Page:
Can ML do anything? Is it required in every scenario?

In our daily work as AI consultants and software developers, we meet customers that want to use ML. They think ML is magic. The media has sometimes painted an inaccurate image of ML’s abilities. Sometimes the task they want doesn’t even need ML “it’s so simple” and sometimes it’s so hard “impossible to do it (until now)”. So I am writing this article to give you some examples of what ML shouldn’t do, can’t do (yet), and can do.

What ML shouldn’t do?

Sometimes the task is so easy or there’s an obvious pattern in the data. So we can write a few lines of code to automate it without using ML. This rule-based automation here is better than ML. It’s less cost (time and resources) and accurate 100%.

A customer asked me before to build an ML model to classify some documents he got every day. With a simple visualization of these documents, I found there’s a list of keywords that differentiate these documents. He confirms that these keywords in the future data too. So I wrote a few lines of code to look in each document for these keywords and return which category belongs to. He just wanted to automate the process and think the only way is ML.

Let’s pretend we’re going to build a machine learning model to do this task. The first step is to annotate some of these documents before training a model to classify them. This will be time and money-consuming. In the end, since the ML model will make a false prediction, the few lines I wrote would outperform this Model.

My colleague asked to do segmentations to pools and green areas in satellite images. He used the colors (static rule-based thresholds) to segment it and didn’t use any ML model. This was ideal for our case, and it was completed in a very short period of time.

A friend of mine told me that he did sentence segmentation with a parser that outperformed his company’s machine learning model. This is a library that does the same thing without using any machine learning models [1].

In the document classification case, It was so obvious that we don’t need machine learning at all. But in other cases like sentence segmentation and pool segmentation, it’s not clear if it’s better to use ML or rule-based. Many researchers in the literature used both and compared them. Raiyani and his colleagues used rule-based and machine learning to classify high-resolution optical satellite images into morphological categories (e.g., ground, water, etc.) and compared the result.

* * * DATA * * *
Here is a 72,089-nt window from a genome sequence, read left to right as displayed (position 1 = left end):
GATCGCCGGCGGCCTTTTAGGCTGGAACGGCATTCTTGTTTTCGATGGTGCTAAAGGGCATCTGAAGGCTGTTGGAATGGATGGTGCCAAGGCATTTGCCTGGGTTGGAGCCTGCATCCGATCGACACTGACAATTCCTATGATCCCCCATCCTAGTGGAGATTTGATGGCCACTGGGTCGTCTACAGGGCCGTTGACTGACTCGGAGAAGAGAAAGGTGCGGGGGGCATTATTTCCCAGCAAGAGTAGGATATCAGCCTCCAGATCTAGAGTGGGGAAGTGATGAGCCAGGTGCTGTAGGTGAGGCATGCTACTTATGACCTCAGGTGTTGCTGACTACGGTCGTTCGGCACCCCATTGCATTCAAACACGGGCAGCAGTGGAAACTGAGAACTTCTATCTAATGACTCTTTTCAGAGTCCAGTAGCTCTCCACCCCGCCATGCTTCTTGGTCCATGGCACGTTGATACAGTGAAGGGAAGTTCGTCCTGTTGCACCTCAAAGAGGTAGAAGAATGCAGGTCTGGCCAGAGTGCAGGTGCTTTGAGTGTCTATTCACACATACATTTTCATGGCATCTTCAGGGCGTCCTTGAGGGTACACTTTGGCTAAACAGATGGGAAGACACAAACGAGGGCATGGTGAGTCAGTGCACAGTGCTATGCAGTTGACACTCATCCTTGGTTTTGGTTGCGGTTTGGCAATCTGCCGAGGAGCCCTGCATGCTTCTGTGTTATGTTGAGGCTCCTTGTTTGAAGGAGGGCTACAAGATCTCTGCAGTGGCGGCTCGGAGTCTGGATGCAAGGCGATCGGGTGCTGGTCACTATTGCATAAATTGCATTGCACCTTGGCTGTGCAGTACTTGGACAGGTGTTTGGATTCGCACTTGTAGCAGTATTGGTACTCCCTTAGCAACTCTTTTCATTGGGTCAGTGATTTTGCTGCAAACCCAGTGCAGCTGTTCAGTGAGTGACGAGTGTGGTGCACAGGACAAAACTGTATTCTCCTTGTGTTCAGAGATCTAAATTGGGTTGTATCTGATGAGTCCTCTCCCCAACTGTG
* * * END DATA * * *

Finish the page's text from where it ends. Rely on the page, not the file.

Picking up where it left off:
So it depends on the scenario. For example, the rule-based that my colleague used had a limitation with diversity.

Note that I am talking here about traditional rule-based with hand-crafted rules. it’s distinct from rule-based ML. The latter automatically identifies useful rules but needs data.

What ML can’t do?

One day customer came and ask us to build a model that does all tasks the customer service representatives do (answering questions, responding to complaints, ensuring that customers are satisfied with services, etc.) We can build a model to route complaints to the right team to resolve, we can build a model to analyze customer reviews. But I think it’s hard to build a model that can respond to complaints and there’s no Model (until now) that can do all these tasks.

What ML can do?

There’s a lot of examples in the literature of what ML can do now like translating one language to another, detecting faces in images, etc. There’s a rule of thumb that Ng’s statement in his course [3]. He said, “If a typical person can do a mental task with less than one second of thought, we can probably automate it using ML either now or in the near future”. But that’s possible only when there is an enormous corpus of training data. No data, No learning.

Finally, it’s not always clear whether or not ML can help with a project at first glance. So In practice engineers do technical diligence on the project to make sure that it’s feasible.

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